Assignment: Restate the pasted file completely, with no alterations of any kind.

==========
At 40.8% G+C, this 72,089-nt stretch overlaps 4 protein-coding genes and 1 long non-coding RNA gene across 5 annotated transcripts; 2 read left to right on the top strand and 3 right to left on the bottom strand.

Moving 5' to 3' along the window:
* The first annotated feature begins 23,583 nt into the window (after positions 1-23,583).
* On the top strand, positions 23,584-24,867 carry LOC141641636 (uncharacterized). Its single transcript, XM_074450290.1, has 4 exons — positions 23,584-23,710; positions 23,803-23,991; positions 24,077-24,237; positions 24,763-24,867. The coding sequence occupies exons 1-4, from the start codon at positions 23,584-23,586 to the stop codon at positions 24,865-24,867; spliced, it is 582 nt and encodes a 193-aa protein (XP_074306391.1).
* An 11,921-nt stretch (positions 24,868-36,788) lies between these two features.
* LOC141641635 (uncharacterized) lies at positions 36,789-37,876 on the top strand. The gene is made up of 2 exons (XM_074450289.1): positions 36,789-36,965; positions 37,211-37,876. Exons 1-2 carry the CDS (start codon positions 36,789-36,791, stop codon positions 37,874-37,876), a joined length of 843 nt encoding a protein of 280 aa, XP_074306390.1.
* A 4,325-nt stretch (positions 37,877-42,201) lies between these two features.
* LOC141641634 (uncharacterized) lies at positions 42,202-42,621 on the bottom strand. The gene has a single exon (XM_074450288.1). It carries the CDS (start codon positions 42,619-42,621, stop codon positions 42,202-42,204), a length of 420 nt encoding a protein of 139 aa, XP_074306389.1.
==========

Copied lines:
At 40.8% G+C, this 72,089-nt stretch overlaps 4 protein-coding genes and 1 long non-coding RNA gene across 5 annotated transcripts; 2 read left to right on the top strand and 3 right to left on the bottom strand.

Moving 5' to 3' along the window:
* The first annotated feature begins 23,583 nt into the window (after positions 1-23,583).
* On the top strand, positions 23,584-24,867 carry LOC141641636 (uncharacterized). Its single transcript, XM_074450290.1, has 4 exons — positions 23,584-23,710; positions 23,803-23,991; positions 24,077-24,237; positions 24,763-24,867. The coding sequence occupies exons 1-4, from the start codon at positions 23,584-23,586 to the stop codon at positions 24,865-24,867; spliced, it is 582 nt and encodes a 193-aa protein (XP_074306391.1).
* An 11,921-nt stretch (positions 24,868-36,788) lies between these two features.
* LOC141641635 (uncharacterized) lies at positions 36,789-37,876 on the top strand. The gene is made up of 2 exons (XM_074450289.1): positions 36,789-36,965; positions 37,211-37,876. Exons 1-2 carry the CDS (start codon positions 36,789-36,791, stop codon positions 37,874-37,876), a joined length of 843 nt encoding a protein of 280 aa, XP_074306390.1.
* A 4,325-nt stretch (positions 37,877-42,201) lies between these two features.
* LOC141641634 (uncharacterized) lies at positions 42,202-42,621 on the bottom strand. The gene has a single exon (XM_074450288.1). It carries the CDS (start codon positions 42,619-42,621, stop codon positions 42,202-42,204), a length of 420 nt encoding a protein of 139 aa, XP_074306389.1.